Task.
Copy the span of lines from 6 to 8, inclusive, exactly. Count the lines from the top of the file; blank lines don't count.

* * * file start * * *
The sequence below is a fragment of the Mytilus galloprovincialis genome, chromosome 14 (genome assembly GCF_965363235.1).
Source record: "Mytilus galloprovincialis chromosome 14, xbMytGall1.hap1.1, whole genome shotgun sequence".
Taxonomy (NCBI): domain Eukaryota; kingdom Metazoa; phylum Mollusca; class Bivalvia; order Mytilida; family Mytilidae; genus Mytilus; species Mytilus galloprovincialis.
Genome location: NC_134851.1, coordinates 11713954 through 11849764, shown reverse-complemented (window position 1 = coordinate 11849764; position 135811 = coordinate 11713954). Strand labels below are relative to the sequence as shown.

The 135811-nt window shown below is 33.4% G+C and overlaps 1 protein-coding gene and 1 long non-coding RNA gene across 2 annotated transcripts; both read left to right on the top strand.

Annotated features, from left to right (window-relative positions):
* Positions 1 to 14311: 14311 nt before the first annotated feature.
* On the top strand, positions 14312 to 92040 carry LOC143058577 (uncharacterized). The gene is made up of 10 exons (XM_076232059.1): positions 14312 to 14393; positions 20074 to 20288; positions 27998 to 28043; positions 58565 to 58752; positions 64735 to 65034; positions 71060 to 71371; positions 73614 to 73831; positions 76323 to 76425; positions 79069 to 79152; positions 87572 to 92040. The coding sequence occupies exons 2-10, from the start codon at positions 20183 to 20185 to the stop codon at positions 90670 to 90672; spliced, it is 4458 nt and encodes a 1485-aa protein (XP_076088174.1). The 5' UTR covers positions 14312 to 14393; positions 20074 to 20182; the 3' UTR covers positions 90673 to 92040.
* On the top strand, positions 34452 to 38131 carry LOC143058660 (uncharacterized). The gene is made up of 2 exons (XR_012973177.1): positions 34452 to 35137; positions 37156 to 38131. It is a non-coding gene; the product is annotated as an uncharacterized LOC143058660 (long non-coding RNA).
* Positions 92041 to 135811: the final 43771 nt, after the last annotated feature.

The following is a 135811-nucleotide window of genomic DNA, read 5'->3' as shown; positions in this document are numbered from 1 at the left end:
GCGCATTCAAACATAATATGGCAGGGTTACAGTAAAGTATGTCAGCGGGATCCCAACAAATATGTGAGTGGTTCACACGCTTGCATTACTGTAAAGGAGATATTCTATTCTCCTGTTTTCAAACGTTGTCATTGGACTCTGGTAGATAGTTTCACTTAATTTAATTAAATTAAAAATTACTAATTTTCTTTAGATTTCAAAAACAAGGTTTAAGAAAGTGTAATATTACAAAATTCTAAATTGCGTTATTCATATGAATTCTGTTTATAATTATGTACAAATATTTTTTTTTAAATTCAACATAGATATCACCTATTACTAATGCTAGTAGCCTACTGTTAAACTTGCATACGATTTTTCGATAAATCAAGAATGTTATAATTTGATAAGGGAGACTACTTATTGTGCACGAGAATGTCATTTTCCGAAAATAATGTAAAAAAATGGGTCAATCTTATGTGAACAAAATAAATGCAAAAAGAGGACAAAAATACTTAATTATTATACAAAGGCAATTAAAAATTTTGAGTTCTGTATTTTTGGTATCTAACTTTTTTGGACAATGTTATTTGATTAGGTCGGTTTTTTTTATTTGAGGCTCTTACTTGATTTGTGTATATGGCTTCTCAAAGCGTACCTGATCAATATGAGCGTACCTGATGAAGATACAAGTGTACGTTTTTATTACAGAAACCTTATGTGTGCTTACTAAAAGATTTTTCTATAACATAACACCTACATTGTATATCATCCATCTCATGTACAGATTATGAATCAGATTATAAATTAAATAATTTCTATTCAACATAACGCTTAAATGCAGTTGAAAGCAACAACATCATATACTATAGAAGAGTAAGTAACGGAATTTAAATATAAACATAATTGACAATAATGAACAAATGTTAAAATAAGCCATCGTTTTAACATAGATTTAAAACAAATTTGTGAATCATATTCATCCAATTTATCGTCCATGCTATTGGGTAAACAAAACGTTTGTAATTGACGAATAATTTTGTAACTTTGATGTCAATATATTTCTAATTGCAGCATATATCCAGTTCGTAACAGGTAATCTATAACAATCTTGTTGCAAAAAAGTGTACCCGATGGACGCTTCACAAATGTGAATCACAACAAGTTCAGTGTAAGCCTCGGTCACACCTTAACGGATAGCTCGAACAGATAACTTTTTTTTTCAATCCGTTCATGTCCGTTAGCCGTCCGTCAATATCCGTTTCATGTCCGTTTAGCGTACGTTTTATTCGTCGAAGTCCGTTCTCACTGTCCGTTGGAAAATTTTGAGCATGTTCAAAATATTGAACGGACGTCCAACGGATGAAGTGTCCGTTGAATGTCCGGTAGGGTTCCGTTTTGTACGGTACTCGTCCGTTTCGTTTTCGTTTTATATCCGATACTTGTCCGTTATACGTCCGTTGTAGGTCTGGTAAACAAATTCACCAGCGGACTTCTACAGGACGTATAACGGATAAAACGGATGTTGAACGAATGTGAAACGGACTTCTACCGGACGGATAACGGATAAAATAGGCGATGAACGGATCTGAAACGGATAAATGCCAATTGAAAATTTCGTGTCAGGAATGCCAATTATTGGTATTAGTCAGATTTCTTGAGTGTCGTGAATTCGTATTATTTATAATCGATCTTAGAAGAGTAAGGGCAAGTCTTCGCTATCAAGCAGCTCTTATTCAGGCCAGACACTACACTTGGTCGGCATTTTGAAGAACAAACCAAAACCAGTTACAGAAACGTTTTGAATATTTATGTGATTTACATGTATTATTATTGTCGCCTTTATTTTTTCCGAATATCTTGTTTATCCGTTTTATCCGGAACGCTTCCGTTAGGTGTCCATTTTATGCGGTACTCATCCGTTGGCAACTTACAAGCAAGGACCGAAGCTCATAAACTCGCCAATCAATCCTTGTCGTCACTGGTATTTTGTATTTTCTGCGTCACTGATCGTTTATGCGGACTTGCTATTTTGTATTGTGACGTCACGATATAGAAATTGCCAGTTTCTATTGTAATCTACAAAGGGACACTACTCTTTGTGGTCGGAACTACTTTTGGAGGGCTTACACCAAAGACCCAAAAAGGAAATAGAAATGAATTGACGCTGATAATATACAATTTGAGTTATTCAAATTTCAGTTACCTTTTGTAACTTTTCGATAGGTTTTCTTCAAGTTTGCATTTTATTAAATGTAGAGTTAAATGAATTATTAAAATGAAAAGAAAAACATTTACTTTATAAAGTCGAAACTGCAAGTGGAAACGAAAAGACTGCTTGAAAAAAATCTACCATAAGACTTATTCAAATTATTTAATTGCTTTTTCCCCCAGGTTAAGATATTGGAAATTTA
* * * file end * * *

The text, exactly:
Annotated features, from left to right (window-relative positions):
* Positions 1 to 14311: 14311 nt before the first annotated feature.
* On the top strand, positions 14312 to 92040 carry LOC143058577 (uncharacterized). The gene is made up of 10 exons (XM_076232059.1): positions 14312 to 14393; positions 20074 to 20288; positions 27998 to 28043; positions 58565 to 58752; positions 64735 to 65034; positions 71060 to 71371; positions 73614 to 73831; positions 76323 to 76425; positions 79069 to 79152; positions 87572 to 92040. The coding sequence occupies exons 2-10, from the start codon at positions 20183 to 20185 to the stop codon at positions 90670 to 90672; spliced, it is 4458 nt and encodes a 1485-aa protein (XP_076088174.1). The 5' UTR covers positions 14312 to 14393; positions 20074 to 20182; the 3' UTR covers positions 90673 to 92040.